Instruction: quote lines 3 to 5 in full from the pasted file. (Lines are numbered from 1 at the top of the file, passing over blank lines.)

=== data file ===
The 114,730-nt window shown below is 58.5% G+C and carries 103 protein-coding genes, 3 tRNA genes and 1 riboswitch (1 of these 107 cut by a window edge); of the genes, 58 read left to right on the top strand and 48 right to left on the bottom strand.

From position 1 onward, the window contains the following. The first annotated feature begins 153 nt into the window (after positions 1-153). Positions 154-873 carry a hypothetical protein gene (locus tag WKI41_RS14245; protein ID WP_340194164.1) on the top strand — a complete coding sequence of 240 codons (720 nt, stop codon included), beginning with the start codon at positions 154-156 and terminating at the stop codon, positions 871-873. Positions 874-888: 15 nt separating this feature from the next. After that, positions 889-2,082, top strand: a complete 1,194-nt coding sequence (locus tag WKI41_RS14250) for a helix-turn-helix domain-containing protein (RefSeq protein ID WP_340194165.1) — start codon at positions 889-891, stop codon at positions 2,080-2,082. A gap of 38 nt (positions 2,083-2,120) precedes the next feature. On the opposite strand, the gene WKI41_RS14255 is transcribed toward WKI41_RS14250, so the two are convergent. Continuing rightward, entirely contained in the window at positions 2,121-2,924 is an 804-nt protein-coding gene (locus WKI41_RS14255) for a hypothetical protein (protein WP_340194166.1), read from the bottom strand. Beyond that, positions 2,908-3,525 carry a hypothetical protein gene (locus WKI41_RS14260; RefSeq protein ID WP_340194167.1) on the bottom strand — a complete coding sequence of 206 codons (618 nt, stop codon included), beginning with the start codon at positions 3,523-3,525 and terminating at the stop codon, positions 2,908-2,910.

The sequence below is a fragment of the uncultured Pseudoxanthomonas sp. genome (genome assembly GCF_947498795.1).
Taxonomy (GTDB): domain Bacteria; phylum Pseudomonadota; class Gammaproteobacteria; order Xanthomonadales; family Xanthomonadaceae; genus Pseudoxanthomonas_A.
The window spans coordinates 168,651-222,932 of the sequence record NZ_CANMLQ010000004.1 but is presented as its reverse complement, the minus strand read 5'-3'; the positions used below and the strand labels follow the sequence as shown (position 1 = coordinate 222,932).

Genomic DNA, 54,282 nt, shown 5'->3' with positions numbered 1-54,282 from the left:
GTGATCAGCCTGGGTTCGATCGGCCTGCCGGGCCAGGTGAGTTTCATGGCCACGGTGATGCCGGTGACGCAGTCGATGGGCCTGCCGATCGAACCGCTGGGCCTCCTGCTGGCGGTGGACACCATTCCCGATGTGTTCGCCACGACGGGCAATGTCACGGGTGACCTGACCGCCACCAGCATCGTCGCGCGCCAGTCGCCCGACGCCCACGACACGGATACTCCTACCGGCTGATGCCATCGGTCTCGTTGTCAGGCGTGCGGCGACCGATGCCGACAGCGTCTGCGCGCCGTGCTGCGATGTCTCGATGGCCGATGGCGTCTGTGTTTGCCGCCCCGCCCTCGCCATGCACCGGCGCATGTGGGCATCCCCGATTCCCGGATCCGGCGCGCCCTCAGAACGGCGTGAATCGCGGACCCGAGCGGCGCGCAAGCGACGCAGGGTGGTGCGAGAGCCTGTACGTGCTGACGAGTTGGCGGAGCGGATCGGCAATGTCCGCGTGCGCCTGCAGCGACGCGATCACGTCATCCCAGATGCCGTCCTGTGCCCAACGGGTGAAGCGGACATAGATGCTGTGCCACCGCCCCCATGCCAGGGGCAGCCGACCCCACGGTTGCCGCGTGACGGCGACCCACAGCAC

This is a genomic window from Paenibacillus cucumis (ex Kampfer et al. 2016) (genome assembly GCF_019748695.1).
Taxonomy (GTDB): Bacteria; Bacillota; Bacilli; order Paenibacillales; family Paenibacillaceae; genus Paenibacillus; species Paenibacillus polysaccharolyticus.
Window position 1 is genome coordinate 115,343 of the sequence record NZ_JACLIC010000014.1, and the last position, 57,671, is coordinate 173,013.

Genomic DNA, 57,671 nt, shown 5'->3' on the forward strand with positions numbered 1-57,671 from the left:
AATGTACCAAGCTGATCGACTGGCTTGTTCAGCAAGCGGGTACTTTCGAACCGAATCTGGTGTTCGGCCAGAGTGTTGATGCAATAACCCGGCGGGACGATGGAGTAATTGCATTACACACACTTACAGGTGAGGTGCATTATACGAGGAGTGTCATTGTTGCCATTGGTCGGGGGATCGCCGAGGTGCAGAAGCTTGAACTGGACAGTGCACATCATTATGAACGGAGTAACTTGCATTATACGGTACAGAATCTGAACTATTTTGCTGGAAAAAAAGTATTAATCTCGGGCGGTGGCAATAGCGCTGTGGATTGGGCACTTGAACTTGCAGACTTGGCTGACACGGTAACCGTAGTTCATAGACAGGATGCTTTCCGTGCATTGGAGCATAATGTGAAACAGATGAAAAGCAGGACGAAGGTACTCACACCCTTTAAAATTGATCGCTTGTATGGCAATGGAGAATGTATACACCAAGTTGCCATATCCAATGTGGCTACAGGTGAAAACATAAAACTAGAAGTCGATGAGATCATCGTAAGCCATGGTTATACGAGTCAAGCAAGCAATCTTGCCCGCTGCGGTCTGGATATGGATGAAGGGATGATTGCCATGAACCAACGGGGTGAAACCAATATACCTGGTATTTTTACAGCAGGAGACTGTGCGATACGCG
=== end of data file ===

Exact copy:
The sequence below is a fragment of the uncultured Pseudoxanthomonas sp. genome (genome assembly GCF_947498795.1).
Taxonomy (GTDB): domain Bacteria; phylum Pseudomonadota; class Gammaproteobacteria; order Xanthomonadales; family Xanthomonadaceae; genus Pseudoxanthomonas_A.
The window spans coordinates 168,651-222,932 of the sequence record NZ_CANMLQ010000004.1 but is presented as its reverse complement, the minus strand read 5'-3'; the positions used below and the strand labels follow the sequence as shown (position 1 = coordinate 222,932).